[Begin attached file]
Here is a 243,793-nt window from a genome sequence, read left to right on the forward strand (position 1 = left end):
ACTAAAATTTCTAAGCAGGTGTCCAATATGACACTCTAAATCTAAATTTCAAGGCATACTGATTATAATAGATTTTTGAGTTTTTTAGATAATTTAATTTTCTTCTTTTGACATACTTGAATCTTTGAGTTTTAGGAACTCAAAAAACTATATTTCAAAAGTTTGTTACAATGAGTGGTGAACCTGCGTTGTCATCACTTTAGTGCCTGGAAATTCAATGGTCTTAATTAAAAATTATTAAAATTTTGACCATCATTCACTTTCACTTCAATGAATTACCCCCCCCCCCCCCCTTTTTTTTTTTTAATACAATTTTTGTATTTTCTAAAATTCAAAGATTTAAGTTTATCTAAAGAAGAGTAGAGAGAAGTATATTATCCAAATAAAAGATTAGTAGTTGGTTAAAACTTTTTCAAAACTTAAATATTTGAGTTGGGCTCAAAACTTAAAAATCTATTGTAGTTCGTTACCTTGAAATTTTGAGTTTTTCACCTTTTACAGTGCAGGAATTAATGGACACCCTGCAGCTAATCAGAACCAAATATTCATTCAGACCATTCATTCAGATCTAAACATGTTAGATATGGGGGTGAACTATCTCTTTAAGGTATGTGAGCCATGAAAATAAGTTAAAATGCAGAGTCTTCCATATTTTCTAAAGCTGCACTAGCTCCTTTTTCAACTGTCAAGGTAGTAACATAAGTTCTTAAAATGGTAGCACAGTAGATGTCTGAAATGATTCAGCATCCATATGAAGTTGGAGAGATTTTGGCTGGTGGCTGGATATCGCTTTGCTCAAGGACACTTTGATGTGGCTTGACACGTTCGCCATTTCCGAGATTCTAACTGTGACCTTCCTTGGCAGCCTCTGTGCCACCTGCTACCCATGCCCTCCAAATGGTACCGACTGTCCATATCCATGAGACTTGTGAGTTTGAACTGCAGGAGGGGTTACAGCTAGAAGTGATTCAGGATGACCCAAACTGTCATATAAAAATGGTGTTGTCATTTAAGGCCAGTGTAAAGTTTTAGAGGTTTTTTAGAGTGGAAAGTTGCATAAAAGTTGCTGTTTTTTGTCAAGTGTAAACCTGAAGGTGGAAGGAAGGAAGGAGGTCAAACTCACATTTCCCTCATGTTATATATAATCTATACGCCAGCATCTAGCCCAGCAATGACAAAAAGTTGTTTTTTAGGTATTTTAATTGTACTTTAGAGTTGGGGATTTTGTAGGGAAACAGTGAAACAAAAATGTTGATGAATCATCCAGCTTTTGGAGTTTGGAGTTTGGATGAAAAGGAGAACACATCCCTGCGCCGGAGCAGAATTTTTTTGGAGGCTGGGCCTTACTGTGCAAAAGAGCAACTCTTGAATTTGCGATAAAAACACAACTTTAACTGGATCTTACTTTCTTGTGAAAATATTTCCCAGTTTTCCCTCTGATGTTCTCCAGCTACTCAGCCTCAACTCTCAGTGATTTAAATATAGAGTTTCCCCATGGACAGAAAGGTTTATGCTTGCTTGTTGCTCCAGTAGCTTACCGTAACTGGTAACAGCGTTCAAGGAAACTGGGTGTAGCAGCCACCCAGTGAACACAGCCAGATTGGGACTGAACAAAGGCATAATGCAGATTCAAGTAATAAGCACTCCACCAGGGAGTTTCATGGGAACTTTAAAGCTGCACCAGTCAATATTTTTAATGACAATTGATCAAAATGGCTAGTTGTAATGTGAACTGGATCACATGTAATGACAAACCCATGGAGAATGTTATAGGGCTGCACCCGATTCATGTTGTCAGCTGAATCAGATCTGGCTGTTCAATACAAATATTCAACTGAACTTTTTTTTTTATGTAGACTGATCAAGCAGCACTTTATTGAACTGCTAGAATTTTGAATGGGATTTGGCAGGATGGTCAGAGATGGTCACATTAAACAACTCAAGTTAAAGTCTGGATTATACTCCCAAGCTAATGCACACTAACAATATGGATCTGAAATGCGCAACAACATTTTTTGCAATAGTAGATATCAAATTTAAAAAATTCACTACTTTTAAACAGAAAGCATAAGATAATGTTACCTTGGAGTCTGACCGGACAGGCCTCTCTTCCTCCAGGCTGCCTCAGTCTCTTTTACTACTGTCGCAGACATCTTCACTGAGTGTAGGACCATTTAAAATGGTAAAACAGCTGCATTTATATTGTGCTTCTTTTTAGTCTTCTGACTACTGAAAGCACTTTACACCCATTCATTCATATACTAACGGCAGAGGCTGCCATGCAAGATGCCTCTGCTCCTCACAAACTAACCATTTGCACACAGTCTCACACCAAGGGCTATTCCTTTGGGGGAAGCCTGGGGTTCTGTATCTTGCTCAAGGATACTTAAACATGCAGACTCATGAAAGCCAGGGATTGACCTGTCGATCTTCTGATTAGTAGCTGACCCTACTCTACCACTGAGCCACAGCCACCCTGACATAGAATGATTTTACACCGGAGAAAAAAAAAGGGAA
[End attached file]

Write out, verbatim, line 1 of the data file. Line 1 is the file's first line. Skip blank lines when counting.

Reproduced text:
Here is a 243,793-nt window from a genome sequence, read left to right on the forward strand (position 1 = left end):